Anyone who's ever sniffled through a sweat session can tell you: Working out with seasonal allergies sucks. From a stuffy nose to watery eyes, these irritating symptoms can make your workouts infinitely more miserable, especially if you exercise outdoors. But don't let pesky pollen, ragweed and grass derail your fitness goals.
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Here, Purvi Parikh, MD, an adult and pediatric allergist and immunologist with the Allergy & Asthma Network, offers tips that can make working out with allergies more bearable.
First Things First, Cold or Allergy?
Caused by viruses, colds are quite different from allergies, which result from your body's immune response to something in your environment. But with so many similar symptoms — runny nose, stuffiness, sneezing — how can you tell the difference?
If you experience aches and pains or a fever, you're likely dealing with a crappy cold (or perhaps even the flu). But if you tend to develop a "cold" around the same time each year or it lingers for weeks on end and/or is accompanied with itchy, watery eyes, odds are you have seasonal allergies.
To know for sure, visit an allergist who can help you pin down what's setting off your sniffles. Once you know what triggers your allergies, you can take proper precautions to reduce your exposure to allergens and minimize your symptoms.
Read more: 6 Tips for Dealing With Seasonal Allergies
1. Plan Ahead
Headed out for an early run? Not so fast. As a general rule, "avoid peak pollen times such as early morning if you are susceptible to pollen allergies," says Dr. Parikh.
Before you step outdoors, you should also check your local pollen and pollutant counts on websites like AAAAI.org (for the American Academy of Allergy, Asthma & Immunology) or Pollen.com. If pollen counts are off the charts, consider moving your workout indoors.
2. Try an Over-The-Counter Remedy
There's nothing more distracting than itchy eyes and a runny nose when you're trying to work out. Don't wait until your symptoms flare to start taking allergy medications.
Over-the-counter antihistamines like Claritin, Zyrtec and Allegra can make all the difference. Just avoid ones with sedatives like Benadryl that make you drowsy and can be potentially dangerous. You don't want to lose steam mid-breaststroke or feel sleepy while bench pressing a heavy weight.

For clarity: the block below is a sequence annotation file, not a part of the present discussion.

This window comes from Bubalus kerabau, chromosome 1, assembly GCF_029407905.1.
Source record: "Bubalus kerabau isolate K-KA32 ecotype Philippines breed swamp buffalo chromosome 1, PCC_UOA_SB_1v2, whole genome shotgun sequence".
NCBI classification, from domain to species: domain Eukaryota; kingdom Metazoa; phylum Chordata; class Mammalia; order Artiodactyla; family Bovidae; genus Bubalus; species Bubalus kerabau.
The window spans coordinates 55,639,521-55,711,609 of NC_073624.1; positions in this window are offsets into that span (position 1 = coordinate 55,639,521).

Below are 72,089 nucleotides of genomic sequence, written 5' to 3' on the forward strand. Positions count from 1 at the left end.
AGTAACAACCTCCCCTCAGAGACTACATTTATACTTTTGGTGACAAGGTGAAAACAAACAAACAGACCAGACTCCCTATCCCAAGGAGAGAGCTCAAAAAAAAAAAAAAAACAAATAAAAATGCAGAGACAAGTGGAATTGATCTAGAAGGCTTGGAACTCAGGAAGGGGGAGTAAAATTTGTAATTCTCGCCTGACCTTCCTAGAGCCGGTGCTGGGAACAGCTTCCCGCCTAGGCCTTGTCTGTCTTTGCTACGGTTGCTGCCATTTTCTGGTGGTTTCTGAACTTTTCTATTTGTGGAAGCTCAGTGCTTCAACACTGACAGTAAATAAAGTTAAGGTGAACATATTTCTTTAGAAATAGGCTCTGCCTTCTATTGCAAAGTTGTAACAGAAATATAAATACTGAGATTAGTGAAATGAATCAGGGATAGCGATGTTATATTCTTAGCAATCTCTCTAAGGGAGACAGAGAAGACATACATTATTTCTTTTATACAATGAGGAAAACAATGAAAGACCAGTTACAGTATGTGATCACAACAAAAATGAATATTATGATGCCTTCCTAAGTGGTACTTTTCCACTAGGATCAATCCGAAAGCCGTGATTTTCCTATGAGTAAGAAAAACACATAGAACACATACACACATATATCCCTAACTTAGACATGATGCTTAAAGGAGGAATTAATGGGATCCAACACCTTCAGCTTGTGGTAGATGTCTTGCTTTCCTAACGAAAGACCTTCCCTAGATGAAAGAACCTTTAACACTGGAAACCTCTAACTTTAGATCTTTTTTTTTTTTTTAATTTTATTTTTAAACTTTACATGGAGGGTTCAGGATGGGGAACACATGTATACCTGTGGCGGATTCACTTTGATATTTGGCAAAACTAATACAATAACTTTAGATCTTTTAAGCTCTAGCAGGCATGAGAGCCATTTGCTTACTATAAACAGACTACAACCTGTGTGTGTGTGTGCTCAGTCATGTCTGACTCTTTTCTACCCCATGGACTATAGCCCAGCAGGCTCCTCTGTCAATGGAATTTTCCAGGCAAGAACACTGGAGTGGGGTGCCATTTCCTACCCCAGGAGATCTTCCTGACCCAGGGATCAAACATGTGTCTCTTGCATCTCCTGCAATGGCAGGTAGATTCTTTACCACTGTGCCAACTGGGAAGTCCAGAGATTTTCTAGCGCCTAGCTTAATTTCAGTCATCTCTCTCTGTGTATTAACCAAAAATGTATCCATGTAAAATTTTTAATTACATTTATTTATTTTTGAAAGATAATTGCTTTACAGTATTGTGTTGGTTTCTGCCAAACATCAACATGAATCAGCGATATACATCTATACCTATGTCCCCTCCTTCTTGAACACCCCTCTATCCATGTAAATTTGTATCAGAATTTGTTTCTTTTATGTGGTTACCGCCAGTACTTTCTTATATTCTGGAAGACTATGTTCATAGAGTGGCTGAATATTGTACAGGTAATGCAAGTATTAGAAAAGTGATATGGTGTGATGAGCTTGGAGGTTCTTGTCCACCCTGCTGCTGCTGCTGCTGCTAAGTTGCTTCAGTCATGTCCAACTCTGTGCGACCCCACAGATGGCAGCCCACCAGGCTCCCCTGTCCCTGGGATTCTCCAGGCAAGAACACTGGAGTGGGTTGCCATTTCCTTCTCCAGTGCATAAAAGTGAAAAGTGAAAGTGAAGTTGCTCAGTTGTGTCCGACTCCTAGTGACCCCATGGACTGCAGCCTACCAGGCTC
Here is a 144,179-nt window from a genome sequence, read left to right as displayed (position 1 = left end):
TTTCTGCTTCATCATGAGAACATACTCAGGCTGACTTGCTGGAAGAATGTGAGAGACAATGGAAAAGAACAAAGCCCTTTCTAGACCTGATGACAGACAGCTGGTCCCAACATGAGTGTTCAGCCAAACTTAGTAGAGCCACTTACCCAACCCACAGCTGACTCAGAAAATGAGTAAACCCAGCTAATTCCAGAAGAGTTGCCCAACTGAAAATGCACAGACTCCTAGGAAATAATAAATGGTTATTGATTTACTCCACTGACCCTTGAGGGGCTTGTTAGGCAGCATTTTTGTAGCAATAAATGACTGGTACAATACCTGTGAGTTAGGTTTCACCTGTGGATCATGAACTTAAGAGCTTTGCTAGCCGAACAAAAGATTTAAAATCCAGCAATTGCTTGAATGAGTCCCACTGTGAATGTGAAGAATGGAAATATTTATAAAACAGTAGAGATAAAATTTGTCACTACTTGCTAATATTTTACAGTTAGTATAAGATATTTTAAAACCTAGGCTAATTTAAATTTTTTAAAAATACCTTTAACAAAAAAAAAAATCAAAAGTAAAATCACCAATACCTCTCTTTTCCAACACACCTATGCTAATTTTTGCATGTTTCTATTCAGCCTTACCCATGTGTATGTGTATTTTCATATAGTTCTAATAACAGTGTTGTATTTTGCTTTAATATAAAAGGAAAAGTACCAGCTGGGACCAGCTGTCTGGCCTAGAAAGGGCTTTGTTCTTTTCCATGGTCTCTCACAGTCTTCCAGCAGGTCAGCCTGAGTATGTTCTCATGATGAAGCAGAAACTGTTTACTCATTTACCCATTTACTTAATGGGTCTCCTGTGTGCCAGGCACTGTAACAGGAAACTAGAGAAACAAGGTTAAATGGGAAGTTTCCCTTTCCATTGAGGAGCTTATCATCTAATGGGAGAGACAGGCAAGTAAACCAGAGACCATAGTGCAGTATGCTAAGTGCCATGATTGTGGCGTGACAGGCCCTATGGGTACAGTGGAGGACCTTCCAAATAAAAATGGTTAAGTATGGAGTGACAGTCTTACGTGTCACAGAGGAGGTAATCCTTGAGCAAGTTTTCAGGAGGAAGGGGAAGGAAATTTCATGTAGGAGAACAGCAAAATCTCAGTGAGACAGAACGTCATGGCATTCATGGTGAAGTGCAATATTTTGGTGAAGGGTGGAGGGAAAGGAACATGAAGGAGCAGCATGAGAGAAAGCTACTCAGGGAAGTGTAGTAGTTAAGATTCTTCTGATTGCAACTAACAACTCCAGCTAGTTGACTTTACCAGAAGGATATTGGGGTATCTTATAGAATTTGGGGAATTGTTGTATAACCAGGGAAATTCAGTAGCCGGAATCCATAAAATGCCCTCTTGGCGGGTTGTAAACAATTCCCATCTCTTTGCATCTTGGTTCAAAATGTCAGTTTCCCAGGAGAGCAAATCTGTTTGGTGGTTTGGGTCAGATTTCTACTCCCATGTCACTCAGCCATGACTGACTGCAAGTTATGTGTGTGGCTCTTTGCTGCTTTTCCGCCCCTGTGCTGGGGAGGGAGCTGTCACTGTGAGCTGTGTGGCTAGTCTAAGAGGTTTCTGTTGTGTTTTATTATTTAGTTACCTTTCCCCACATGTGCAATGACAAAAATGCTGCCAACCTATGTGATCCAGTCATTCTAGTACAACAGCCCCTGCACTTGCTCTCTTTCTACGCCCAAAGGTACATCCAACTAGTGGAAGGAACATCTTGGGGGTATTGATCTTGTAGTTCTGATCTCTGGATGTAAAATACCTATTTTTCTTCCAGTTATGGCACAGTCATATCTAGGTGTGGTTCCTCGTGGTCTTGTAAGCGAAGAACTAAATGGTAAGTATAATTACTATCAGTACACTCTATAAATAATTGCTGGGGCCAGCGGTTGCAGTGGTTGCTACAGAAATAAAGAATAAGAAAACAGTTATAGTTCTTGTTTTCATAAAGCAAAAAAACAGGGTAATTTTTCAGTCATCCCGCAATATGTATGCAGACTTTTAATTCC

3. Pollen-Proof Your Workout Clothes
Though you can't avoid all outdoor allergens, what you wear to work out can reduce your contact with them. Rocking a large pair of shades can help protect your peepers from all the irritants in the air that cause your eyes to itch, water and turn red. While you're at it, toss on a hat, too. Covering your head will keep pollen from sticking to your hair.
As soon as you finish your workout, toss your clothes (and your hat) into the wash and hop in the shower to rinse any airborne allergens from your body. The last thing you need is to drag that pesky pollen into your bed. Speaking of, make sure you clean your sheets often, a simple natural remedy for allergies. This way you can sleep soundly knowing your bed is allergen-free.
4. Choose the Right Exercise
Pushing though a HIIT routine or a kickboxing class may kick your allergy symptoms into high gear. Why? "Cardio and high impact movements can temporarily increase inflammation and blood flow, which can exacerbate your allergies," says Parikh. And if you have asthma, it's a double whammy.
Deep breathing from the abdomen can help, but it's essential to be on the correct asthma and allergy medications to avoid aggravating your symptoms, according to Dr. Parikh.
Rule of thumb? When your allergies are running rampant, stick to a low-key workout. Low-impact exercises like yoga may be your best bet.
5. Listen to Your Body
If you're taking all the proper precautions to combat your allergies and you still feel wiped during your workout, take a break. Sometimes your body just needs time to rest and recover. A good night's sleep may be just what you need to hit the pavement tomorrow.
Is this an emergency? If you are experiencing serious medical symptoms, please see the National Library of Medicine’s list of signs you need emergency medical attention or call 911.